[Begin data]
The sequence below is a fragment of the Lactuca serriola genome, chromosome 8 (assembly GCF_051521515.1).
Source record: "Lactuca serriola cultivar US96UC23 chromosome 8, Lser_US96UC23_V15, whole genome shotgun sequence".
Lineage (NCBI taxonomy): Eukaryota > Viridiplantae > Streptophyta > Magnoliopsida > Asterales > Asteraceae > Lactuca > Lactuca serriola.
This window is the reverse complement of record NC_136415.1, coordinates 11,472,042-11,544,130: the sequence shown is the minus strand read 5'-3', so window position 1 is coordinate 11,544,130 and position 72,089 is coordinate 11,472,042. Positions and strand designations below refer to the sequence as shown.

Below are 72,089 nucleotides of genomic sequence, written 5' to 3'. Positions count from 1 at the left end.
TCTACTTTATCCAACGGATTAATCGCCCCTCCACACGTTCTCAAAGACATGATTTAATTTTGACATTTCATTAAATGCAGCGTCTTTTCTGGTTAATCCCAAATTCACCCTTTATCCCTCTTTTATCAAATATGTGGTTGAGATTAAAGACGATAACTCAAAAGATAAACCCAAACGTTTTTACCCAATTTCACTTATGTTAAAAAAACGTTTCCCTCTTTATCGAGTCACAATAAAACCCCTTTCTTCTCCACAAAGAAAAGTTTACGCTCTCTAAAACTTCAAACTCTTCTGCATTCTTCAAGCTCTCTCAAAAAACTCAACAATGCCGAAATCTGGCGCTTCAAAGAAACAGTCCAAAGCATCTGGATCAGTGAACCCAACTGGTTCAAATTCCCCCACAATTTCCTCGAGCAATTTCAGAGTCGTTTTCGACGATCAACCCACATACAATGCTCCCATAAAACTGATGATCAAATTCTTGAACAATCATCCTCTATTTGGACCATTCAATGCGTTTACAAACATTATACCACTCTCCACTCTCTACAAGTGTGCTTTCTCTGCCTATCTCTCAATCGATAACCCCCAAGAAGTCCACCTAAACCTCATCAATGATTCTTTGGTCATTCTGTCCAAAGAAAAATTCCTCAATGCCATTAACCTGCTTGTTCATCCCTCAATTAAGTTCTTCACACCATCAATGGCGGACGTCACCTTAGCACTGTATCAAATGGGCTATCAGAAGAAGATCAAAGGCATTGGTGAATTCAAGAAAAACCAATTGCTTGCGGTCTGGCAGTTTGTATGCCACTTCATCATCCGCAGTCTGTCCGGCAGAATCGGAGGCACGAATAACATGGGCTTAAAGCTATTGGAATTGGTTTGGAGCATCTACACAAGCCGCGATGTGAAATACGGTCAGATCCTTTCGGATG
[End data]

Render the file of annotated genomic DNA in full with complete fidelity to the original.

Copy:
The sequence below is a fragment of the Lactuca serriola genome, chromosome 8 (assembly GCF_051521515.1).
Source record: "Lactuca serriola cultivar US96UC23 chromosome 8, Lser_US96UC23_V15, whole genome shotgun sequence".
Lineage (NCBI taxonomy): Eukaryota > Viridiplantae > Streptophyta > Magnoliopsida > Asterales > Asteraceae > Lactuca > Lactuca serriola.
This window is the reverse complement of record NC_136415.1, coordinates 11,472,042-11,544,130: the sequence shown is the minus strand read 5'-3', so window position 1 is coordinate 11,544,130 and position 72,089 is coordinate 11,472,042. Positions and strand designations below refer to the sequence as shown.

Below are 72,089 nucleotides of genomic sequence, written 5' to 3'. Positions count from 1 at the left end.
TCTACTTTATCCAACGGATTAATCGCCCCTCCACACGTTCTCAAAGACATGATTTAATTTTGACATTTCATTAAATGCAGCGTCTTTTCTGGTTAATCCCAAATTCACCCTTTATCCCTCTTTTATCAAATATGTGGTTGAGATTAAAGACGATAACTCAAAAGATAAACCCAAACGTTTTTACCCAATTTCACTTATGTTAAAAAAACGTTTCCCTCTTTATCGAGTCACAATAAAACCCCTTTCTTCTCCACAAAGAAAAGTTTACGCTCTCTAAAACTTCAAACTCTTCTGCATTCTTCAAGCTCTCTCAAAAAACTCAACAATGCCGAAATCTGGCGCTTCAAAGAAACAGTCCAAAGCATCTGGATCAGTGAACCCAACTGGTTCAAATTCCCCCACAATTTCCTCGAGCAATTTCAGAGTCGTTTTCGACGATCAACCCACATACAATGCTCCCATAAAACTGATGATCAAATTCTTGAACAATCATCCTCTATTTGGACCATTCAATGCGTTTACAAACATTATACCACTCTCCACTCTCTACAAGTGTGCTTTCTCTGCCTATCTCTCAATCGATAACCCCCAAGAAGTCCACCTAAACCTCATCAATGATTCTTTGGTCATTCTGTCCAAAGAAAAATTCCTCAATGCCATTAACCTGCTTGTTCATCCCTCAATTAAGTTCTTCACACCATCAATGGCGGACGTCACCTTAGCACTGTATCAAATGGGCTATCAGAAGAAGATCAAAGGCATTGGTGAATTCAAGAAAAACCAATTGCTTGCGGTCTGGCAGTTTGTATGCCACTTCATCATCCGCAGTCTGTCCGGCAGAATCGGAGGCACGAATAACATGGGCTTAAAGCTATTGGAATTGGTTTGGAGCATCTACACAAGCCGCGATGTGAAATACGGTCAGATCCTTTCGGATG